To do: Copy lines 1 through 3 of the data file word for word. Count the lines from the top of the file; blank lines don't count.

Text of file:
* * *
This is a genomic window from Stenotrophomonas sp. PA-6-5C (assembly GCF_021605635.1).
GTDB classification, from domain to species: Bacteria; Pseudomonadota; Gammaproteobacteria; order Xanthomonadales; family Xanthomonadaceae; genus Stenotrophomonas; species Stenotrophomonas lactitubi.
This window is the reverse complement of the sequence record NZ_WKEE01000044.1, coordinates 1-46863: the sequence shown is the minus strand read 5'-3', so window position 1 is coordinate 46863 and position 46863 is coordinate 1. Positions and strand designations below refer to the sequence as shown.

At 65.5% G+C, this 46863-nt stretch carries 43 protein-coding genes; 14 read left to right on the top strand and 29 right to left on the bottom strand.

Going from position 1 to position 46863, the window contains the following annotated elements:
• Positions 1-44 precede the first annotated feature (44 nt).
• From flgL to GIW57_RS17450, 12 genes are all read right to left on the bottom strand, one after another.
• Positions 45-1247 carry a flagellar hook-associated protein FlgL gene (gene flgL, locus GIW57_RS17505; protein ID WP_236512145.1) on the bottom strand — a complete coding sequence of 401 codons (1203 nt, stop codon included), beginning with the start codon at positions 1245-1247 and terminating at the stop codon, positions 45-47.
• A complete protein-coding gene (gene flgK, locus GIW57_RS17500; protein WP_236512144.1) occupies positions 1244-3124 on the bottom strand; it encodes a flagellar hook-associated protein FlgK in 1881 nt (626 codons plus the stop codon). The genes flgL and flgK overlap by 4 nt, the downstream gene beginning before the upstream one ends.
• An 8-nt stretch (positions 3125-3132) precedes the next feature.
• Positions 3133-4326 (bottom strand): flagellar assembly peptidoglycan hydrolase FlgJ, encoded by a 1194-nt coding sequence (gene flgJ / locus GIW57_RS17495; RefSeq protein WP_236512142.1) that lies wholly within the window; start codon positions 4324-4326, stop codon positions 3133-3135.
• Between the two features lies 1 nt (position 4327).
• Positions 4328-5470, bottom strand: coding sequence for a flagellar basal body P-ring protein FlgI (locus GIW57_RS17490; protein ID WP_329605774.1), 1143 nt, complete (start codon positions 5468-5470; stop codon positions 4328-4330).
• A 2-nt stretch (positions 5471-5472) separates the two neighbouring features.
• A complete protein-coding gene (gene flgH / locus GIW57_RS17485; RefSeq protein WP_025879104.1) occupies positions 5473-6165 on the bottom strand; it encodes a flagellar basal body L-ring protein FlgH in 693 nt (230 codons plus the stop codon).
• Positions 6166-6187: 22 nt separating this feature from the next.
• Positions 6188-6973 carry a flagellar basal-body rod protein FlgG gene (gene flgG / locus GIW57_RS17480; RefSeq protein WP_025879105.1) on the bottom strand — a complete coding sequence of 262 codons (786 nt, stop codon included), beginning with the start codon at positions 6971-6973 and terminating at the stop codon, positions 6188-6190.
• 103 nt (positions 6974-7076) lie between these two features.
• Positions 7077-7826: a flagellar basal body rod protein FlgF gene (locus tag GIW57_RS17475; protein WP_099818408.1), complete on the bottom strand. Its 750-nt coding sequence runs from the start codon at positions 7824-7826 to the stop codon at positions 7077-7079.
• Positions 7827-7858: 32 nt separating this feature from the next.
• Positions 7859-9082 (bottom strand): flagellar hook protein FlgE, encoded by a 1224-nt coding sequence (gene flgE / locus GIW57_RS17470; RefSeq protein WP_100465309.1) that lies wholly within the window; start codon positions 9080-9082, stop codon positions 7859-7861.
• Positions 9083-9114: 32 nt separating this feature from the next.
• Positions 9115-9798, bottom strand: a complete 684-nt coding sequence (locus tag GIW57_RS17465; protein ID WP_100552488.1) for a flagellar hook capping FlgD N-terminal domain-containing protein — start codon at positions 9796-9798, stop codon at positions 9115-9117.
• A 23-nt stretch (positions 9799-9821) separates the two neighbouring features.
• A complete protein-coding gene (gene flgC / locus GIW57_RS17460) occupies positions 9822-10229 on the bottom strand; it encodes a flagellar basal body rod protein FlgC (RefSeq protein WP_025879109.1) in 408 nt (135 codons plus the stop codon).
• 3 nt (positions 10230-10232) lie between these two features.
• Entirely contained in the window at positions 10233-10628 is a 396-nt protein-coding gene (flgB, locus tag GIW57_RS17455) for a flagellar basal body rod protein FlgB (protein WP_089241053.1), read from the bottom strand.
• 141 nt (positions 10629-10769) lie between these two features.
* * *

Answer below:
This is a genomic window from Stenotrophomonas sp. PA-6-5C (assembly GCF_021605635.1).
GTDB classification, from domain to species: Bacteria; Pseudomonadota; Gammaproteobacteria; order Xanthomonadales; family Xanthomonadaceae; genus Stenotrophomonas; species Stenotrophomonas lactitubi.
This window is the reverse complement of the sequence record NZ_WKEE01000044.1, coordinates 1-46863: the sequence shown is the minus strand read 5'-3', so window position 1 is coordinate 46863 and position 46863 is coordinate 1. Positions and strand designations below refer to the sequence as shown.